I opened the door, expecting flowers, chocolate…something. As the cold air hit me in the face, I took him in, quickly doing a mental inventory of the fact that he actually had nothing in his hands.
But…it’s Valentine’s Day…he wouldn’t have not brought anything right? It was probably in his car.
After a mediocre dinner and a drug store card that had been sitting on the front seat, I felt dejected as the night came to a close. I had had such hopes for this day…that it would be different than any other date.
But not so much.
Fast forward a few years as I bust open a package of Thin Mints on a different February 14th. Flopping onto my almost-falling-apart sofa I pressed play on one of my favorite romantic comedies. Alone.
As the night progressed and my Thin Mints slowly disappeared, I couldn’t help but wonder why my life didn’t look like the movies. Where was my Tom Hanks in You’ve Got Mail? Where was my Matthew McConaughey in How to Lose a Guy in Ten Days? Where was my Mark Ruffalo in 13 Going on 30? What was wrong with me that I was alone on Valentine’s Day?!
…I sound like a sap.
As Valentine’s Day approaches ever closer, I debated as to whether or not I was going to write about it. Would I acknowledge the “holiday”? Would I write an article to those who are still single? Would I write to those who make up half of a couple?
But I am going to give you my two-cents. Not that I am the resident authority on Valentine’s Day. I, in fact, do not remember a notable Valentine’s Day to date and have actually built the Eiffel Tower of dating disasters, but here I am. Talking about Valentine’s Day.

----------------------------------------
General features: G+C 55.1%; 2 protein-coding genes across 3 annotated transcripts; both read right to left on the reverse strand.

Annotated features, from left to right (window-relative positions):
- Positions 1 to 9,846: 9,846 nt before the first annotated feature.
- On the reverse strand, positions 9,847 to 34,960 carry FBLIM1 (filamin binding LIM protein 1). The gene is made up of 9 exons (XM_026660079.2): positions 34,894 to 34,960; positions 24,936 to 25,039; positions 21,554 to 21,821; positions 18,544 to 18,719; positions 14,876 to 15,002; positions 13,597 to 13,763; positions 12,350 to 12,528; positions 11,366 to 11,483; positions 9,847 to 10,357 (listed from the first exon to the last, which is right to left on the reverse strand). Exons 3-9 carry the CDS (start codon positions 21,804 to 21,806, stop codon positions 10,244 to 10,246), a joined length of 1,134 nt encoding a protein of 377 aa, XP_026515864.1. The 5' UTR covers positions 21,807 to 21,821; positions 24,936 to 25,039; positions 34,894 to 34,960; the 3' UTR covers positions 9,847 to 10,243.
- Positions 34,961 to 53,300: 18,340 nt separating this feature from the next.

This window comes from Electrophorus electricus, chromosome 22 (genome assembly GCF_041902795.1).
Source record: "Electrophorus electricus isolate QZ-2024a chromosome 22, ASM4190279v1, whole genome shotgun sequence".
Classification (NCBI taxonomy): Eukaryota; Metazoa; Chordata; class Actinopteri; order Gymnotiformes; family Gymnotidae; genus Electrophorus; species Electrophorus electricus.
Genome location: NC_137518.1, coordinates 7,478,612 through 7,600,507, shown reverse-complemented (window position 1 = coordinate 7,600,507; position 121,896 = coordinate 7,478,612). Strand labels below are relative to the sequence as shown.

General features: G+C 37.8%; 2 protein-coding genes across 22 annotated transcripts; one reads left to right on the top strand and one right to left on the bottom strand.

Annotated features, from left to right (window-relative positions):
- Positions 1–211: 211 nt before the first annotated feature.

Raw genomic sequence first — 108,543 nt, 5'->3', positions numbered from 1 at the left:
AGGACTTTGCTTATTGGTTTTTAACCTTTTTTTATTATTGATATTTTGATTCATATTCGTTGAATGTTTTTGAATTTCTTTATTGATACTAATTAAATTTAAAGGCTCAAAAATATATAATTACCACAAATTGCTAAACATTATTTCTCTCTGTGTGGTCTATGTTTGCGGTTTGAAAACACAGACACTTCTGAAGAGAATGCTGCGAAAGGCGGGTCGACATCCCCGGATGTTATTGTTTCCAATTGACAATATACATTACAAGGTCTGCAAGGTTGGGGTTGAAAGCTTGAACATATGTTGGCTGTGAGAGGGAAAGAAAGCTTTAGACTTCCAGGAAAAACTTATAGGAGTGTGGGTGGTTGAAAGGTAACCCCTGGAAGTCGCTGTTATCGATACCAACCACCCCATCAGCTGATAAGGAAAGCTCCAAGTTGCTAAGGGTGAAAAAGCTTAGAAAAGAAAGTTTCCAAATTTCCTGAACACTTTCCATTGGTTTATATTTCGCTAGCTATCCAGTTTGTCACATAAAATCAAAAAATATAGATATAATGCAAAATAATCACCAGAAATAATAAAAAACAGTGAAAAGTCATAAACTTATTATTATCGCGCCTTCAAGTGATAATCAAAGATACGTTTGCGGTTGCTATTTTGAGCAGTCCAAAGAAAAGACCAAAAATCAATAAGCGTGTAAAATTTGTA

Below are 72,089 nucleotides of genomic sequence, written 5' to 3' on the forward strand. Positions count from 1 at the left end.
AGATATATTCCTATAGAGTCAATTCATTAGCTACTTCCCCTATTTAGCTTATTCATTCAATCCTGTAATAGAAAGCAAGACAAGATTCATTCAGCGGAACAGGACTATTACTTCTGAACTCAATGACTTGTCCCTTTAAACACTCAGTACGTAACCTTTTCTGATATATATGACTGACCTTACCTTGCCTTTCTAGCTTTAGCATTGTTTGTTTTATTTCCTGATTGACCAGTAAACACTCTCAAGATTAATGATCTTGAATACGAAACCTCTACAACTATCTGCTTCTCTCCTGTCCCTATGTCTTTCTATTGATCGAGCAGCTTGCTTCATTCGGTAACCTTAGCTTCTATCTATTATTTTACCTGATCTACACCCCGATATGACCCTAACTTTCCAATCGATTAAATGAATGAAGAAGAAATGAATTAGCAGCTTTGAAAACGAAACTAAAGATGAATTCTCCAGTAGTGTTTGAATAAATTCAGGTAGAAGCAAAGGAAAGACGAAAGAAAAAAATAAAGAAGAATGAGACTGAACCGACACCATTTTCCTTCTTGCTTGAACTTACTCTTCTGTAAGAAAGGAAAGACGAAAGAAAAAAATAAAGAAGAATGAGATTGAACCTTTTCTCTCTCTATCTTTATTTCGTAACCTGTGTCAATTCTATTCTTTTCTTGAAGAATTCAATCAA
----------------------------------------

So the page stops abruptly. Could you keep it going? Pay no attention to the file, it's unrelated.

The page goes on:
Many of us approach Valentine’s Day with careful trepidation. We do not understand why this stupid day is an annual thing. Single’s Awareness Day, that’s all it is. Woo freakin’ hoo. We’ve already planned our evening full of chick flicks (see above story for suggestions), chosen carefully for the level of pity they will bring to our parties, and stocked up on Ben & Jerry’s.
Then there’s the other side of the camp. We have a date. We are nervous and excited. And we have serious expectations for that date. Because it’s VALENTINE’S DAY. We’re expecting the works. And anything less than the works…well…we just can’t even think about what that could mean. That we weren’t worthy of an expensive dinner? That we didn’t look nice enough for flowers? That he just doesn’t like us enough to think of something more romantic than a movie? He probably doesn’t even care.
Both are actually really sucky places to be when Valentine’s Day rolls around. And I know this because over the course of my life, I have had a dog in both of these fights.
Let me let you in on something…it’s just a day. If you don’t have a date, that doesn’t mean there is something wrong with you. If you DO have a date and it goes by the wayside of how you imagined…that’s okay. It doesn’t mean something is wrong with you. It doesn’t mean anything.
All either of these things mean is that we have put too much stock on ONE day. It does not define who we are or our relationships. And…we take any potential enjoyment we could have gotten from the day when we put so much stock in it playing out like a movie. Let’s not hang those expectations on our dates.
Friday, February 14th is an opportunity to enjoy life. Date, no date, date with a group of girlfriends, boyfriend, or single. We need to enjoy whatever happens on Valentine’s Day. Let’s let go of our expectations, or the idea that it’s the most miserable day on the planet because we may not have a significant other. It’s not. We are all fine.
This may sound cliché, but the truth of the matter is, you’re loved on February 10th, 11th, 12th, 13th, 14th, and February 78th. Yes, I realize there is no February 78th. But if there was, you would be loved on that day too.
I know sometimes it’s hard not to get a little bummed out by relationship statuses. It happens. So if you need, allow yourself a few minutes to be bummed, that’s okay. But after you do, I challenge you to pick yourself up and go do something awesome. Don’t let the hype get you down.
Our identities are not wrapped up in what happens to us on Valentine’s Day. They’re wrapped up in the love that our Savior gives. It’s constant, it’s forever. And that’s pretty freeing because it means we can do whatever we want on Valentine’s Day with the knowledge that it doesn’t have any bearing on how desirable we are.
We can relax and eat some chalky candy hearts.